Video Essentials

How to Grow Both an Audience and Revenues for Snackable Video

Short-videos—or snackable—videos are big online, catering to the demands of mobile viewers and short attention spans. As attendees of today’s Streaming Media West conference found out, short videos can pay off big.

Joining a panel discussion on monetizing snackable video, Tyler Peterson, COO for NewsBeat Social, explained his company’s model. Portland, Oregon-based NewsBeat operates within Facebook and reaches an audience of millions.

PetersonBardunias

Tyler Peterson of NewsBeat Social and Robert Bardunias of Iris.TV at Streaming Media West 2014.

“Every video we produce gets posted to our website,” Peterson said. NewsBeat counts two million fans. Despite that, it’s had a hard time attracting ads.

“We entered into a very chaotic market for pre-roll advertising,” Peterson said. The current model requires high volume to attract advertisers, which makes it difficult for new entrants to gain traction. NewsBeat’s solution has been to sell ads on a cost per view basis.

Since the company’s videos are short, it tries to keep pre-rolls short, as well, working with agencies and brands to get 15-second pre-rolls. NewsBeat launched two years ago, before Facebook got serious about its own video efforts. NewsBeat uses an embeddable video player from Kaltura. That gives NewsBeat flexibility to work with different ad servers, Peterson said. While pre-rolls are its biggest source of income, it also shows post-rolls.

“It’d be pretty short-sighted for us to only do one-minute video news within Facebook,” Peterson said, explaining that NewsBeat has seen success with other models, such as stitching together news clips or creating a Tinder-style interface where people swipe left or right. “We do a higher-volume, lower-cost production model,” Peterson said, so the company doesn’t make a big financial bet on any particular story. Creating longer-form content means taking more of a bet.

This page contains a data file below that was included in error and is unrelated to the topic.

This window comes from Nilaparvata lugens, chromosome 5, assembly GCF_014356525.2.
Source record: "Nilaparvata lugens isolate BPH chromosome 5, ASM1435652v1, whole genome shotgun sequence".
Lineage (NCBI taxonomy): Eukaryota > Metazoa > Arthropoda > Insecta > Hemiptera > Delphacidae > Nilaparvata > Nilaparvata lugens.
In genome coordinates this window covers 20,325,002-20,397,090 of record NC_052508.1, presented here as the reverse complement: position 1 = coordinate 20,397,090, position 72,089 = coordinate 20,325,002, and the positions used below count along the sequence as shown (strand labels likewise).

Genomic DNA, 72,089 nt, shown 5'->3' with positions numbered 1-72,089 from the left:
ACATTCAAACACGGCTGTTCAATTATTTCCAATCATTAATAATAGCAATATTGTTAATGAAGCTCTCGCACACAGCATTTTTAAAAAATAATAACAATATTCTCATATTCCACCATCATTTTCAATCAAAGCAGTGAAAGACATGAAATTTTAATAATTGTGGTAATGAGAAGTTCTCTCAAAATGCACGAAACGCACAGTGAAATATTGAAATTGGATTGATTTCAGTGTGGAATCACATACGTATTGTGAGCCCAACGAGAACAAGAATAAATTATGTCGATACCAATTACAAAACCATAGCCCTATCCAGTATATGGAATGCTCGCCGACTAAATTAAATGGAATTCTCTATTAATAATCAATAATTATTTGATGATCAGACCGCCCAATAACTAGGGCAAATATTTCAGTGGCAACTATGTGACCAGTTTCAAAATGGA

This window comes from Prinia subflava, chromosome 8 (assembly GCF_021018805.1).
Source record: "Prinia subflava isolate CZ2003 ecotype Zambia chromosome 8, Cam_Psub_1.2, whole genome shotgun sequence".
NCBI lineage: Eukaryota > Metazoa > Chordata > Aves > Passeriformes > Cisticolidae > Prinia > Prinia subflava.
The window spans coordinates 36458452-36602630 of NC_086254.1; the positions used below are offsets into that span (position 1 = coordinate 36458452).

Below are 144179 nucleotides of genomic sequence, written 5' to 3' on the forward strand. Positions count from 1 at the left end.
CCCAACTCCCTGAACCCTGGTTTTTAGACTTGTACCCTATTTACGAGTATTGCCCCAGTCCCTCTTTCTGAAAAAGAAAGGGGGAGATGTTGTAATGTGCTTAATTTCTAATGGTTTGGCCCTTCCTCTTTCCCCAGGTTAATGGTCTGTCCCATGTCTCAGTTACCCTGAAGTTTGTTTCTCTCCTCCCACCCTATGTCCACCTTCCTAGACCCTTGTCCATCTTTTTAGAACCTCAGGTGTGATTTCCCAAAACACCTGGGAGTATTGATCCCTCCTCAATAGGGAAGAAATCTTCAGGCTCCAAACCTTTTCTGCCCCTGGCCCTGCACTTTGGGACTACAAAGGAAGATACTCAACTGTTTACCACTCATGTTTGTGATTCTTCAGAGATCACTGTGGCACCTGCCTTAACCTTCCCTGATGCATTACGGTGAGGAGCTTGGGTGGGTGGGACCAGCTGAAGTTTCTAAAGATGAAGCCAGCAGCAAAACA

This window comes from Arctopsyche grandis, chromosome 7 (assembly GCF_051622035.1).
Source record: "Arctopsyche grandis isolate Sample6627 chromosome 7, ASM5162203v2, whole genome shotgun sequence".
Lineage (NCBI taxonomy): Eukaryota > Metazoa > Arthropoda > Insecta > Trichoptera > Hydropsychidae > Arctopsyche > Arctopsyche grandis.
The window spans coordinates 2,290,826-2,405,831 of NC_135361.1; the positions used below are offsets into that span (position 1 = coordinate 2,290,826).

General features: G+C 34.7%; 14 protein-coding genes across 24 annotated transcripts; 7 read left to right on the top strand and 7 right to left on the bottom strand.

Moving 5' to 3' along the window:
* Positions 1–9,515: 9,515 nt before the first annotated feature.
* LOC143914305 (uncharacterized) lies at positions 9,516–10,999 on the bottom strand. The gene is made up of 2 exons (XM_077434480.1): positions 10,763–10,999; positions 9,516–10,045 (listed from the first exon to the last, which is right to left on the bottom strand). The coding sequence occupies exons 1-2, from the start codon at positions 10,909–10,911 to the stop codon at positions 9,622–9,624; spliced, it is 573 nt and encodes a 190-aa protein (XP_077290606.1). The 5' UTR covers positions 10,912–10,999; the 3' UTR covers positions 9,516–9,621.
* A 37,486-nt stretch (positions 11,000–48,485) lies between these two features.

Easy video uploading has created a compelling way for news organizations to access clips of breaking events. Sometimes, great sources upload their footage to Facebook or Twitter, where news organizations can spot it and get in touch with the creator. “Citizen journalism is dead, but there’s that middle ground,” Peterson said, adding that accessing field reporters has never been easier: Just send them a direct message and get their participation.

Location-based advertising is a smart way to monetize video, but to succeed at it companies need their own app, Peterson said, to get location data. He added that he hasn’t seen huge demand beyond basic geographies.

As new media news sites get smarter about attracting audiences and advertisers, the pressure increases on older media sources to catch up. Peterson doesn’t think the next generation of viewers will look to sites like CNN.com for their news.

“It will be interesting to see what happens to legacy news folks,” Peterson said. News organizations will have a hard time replacing the viewers they lose on TV.

Watch the full panel discussion below.



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